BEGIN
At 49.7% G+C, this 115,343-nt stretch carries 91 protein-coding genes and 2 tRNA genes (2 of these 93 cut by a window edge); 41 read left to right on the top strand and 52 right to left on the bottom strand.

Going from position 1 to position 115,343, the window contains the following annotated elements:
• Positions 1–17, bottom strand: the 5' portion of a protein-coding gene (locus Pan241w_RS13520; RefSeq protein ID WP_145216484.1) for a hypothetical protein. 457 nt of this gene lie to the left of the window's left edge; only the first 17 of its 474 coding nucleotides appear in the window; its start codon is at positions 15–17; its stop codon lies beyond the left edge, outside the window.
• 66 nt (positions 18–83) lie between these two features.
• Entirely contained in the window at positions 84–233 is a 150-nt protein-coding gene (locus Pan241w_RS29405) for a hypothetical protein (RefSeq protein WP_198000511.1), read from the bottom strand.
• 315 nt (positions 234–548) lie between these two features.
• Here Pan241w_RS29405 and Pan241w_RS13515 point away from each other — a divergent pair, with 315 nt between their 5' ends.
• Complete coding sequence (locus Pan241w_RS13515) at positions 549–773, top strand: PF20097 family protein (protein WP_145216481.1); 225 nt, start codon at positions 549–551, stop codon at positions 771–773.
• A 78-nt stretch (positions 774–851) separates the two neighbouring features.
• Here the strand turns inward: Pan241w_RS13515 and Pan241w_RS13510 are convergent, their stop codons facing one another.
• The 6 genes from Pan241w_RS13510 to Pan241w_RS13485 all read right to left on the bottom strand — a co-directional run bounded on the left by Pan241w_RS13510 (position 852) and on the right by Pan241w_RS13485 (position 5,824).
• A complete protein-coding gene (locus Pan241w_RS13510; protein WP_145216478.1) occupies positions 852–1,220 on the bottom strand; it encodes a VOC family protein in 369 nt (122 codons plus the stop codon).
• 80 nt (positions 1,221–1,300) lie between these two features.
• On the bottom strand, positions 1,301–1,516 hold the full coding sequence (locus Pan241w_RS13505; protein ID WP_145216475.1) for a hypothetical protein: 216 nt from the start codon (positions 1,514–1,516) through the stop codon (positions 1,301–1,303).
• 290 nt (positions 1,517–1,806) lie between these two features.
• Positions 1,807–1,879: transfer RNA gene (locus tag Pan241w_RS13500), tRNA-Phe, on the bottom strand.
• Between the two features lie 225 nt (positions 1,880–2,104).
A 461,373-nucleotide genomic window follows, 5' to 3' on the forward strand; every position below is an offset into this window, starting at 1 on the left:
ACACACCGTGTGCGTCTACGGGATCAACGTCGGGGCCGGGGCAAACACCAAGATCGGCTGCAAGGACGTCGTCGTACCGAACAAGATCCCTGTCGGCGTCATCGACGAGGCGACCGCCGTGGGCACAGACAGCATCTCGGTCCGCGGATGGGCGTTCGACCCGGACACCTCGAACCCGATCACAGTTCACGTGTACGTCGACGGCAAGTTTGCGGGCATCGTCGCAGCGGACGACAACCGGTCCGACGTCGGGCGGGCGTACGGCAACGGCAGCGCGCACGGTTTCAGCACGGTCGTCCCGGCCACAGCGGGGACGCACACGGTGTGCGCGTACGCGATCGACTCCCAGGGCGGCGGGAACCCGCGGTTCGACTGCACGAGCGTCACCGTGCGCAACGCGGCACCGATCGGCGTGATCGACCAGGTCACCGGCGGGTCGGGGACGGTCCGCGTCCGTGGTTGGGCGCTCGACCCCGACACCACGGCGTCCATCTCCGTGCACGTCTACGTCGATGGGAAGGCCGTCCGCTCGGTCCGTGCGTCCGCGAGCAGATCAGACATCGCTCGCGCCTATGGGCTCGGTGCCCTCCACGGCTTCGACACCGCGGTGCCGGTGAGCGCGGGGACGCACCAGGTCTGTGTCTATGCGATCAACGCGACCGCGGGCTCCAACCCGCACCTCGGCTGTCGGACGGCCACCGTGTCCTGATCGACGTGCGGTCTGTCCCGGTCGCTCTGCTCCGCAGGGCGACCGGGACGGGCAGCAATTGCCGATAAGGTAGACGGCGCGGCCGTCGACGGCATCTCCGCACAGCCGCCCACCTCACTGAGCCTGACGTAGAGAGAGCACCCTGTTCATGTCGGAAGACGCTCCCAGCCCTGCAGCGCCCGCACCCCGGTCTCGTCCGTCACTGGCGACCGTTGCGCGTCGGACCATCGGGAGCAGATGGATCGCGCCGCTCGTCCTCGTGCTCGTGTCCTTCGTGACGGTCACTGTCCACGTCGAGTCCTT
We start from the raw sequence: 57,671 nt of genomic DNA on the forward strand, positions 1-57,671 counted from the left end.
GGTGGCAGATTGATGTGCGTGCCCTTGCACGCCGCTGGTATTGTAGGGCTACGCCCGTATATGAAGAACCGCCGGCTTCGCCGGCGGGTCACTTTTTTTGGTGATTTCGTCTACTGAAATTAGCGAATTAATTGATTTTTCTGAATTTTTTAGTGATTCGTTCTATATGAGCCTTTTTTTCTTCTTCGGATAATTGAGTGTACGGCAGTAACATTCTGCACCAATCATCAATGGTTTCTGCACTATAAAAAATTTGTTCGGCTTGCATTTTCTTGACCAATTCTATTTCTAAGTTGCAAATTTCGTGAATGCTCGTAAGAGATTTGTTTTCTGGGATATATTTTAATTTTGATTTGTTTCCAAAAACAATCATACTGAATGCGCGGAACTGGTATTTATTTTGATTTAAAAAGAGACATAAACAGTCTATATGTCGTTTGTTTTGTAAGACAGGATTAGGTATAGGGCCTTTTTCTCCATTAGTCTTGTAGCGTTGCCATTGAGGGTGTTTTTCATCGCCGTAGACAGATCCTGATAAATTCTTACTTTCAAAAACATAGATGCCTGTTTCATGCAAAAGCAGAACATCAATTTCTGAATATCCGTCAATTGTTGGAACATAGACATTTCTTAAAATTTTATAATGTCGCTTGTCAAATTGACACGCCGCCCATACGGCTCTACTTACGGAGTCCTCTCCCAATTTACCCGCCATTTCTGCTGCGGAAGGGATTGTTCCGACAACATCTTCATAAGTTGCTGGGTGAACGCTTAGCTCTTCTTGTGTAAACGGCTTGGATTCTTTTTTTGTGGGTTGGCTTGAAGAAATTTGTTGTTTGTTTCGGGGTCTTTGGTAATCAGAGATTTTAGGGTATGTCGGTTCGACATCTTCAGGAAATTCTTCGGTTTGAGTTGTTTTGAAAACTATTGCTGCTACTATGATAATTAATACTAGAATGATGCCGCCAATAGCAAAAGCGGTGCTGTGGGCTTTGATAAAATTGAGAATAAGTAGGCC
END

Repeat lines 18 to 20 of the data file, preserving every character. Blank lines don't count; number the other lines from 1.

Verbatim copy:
A 461,373-nucleotide genomic window follows, 5' to 3' on the forward strand; every position below is an offset into this window, starting at 1 on the left:
ACACACCGTGTGCGTCTACGGGATCAACGTCGGGGCCGGGGCAAACACCAAGATCGGCTGCAAGGACGTCGTCGTACCGAACAAGATCCCTGTCGGCGTCATCGACGAGGCGACCGCCGTGGGCACAGACAGCATCTCGGTCCGCGGATGGGCGTTCGACCCGGACACCTCGAACCCGATCACAGTTCACGTGTACGTCGACGGCAAGTTTGCGGGCATCGTCGCAGCGGACGACAACCGGTCCGACGTCGGGCGGGCGTACGGCAACGGCAGCGCGCACGGTTTCAGCACGGTCGTCCCGGCCACAGCGGGGACGCACACGGTGTGCGCGTACGCGATCGACTCCCAGGGCGGCGGGAACCCGCGGTTCGACTGCACGAGCGTCACCGTGCGCAACGCGGCACCGATCGGCGTGATCGACCAGGTCACCGGCGGGTCGGGGACGGTCCGCGTCCGTGGTTGGGCGCTCGACCCCGACACCACGGCGTCCATCTCCGTGCACGTCTACGTCGATGGGAAGGCCGTCCGCTCGGTCCGTGCGTCCGCGAGCAGATCAGACATCGCTCGCGCCTATGGGCTCGGTGCCCTCCACGGCTTCGACACCGCGGTGCCGGTGAGCGCGGGGACGCACCAGGTCTGTGTCTATGCGATCAACGCGACCGCGGGCTCCAACCCGCACCTCGGCTGTCGGACGGCCACCGTGTCCTGATCGACGTGCGGTCTGTCCCGGTCGCTCTGCTCCGCAGGGCGACCGGGACGGGCAGCAATTGCCGATAAGGTAGACGGCGCGGCCGTCGACGGCATCTCCGCACAGCCGCCCACCTCACTGAGCCTGACGTAGAGAGAGCACCCTGTTCATGTCGGAAGACGCTCCCAGCCCTGCAGCGCCCGCACCCCGGTCTCGTCCGTCACTGGCGACCGTTGCGCGTCGGACCATCGGGAGCAGATGGATCGCGCCGCTCGTCCTCGTGCTCGTGTCCTTCGTGACGGTCACTGTCCACGTCGAGTCCTT
We start from the raw sequence: 57,671 nt of genomic DNA on the forward strand, positions 1-57,671 counted from the left end.